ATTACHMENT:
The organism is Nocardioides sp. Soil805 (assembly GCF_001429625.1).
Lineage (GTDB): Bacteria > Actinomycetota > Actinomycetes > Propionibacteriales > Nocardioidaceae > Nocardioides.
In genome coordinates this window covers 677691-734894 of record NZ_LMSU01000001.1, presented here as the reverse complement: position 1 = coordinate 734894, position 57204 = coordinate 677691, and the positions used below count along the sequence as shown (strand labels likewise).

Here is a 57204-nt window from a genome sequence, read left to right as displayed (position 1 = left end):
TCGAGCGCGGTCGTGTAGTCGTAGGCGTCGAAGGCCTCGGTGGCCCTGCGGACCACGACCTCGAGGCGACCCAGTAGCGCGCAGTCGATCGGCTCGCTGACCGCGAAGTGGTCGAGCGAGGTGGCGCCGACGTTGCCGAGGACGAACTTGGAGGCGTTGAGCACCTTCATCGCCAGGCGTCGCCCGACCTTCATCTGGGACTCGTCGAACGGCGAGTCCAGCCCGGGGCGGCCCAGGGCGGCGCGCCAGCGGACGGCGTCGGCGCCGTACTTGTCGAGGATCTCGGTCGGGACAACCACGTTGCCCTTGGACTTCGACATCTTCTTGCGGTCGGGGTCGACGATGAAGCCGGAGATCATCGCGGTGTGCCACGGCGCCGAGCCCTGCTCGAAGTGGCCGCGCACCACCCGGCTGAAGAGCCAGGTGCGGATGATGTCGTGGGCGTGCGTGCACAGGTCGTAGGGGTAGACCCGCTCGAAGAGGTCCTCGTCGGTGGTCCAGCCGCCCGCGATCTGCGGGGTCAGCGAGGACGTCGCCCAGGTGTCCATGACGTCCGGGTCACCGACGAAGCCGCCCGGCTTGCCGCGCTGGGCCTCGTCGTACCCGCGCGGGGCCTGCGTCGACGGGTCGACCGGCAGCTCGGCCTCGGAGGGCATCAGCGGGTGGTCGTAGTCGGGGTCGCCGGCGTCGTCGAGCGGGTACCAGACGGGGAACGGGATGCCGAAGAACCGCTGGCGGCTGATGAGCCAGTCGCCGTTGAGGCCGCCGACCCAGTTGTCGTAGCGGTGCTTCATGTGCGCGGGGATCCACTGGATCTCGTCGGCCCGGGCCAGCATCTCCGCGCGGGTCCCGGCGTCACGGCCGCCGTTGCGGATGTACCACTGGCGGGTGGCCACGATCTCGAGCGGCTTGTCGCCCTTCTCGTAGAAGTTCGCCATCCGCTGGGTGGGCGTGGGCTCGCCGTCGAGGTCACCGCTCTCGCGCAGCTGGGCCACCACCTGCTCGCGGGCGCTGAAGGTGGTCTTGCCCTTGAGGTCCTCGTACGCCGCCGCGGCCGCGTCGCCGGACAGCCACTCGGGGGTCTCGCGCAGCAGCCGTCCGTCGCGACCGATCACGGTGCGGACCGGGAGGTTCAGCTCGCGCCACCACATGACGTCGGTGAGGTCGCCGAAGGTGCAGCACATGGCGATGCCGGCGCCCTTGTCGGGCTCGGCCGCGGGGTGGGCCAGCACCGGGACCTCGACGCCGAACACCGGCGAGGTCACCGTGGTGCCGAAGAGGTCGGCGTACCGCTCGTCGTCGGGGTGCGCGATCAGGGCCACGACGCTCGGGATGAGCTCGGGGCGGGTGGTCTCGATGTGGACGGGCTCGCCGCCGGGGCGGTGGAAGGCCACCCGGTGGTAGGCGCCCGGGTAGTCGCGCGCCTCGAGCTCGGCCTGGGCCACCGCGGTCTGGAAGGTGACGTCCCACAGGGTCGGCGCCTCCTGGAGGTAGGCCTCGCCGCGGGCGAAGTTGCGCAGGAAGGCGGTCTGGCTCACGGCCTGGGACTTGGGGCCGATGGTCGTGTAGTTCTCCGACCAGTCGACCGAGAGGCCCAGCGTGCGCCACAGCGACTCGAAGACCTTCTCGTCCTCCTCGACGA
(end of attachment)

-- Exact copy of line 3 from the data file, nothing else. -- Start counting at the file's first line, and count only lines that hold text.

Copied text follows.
In genome coordinates this window covers 677691-734894 of record NZ_LMSU01000001.1, presented here as the reverse complement: position 1 = coordinate 734894, position 57204 = coordinate 677691, and the positions used below count along the sequence as shown (strand labels likewise).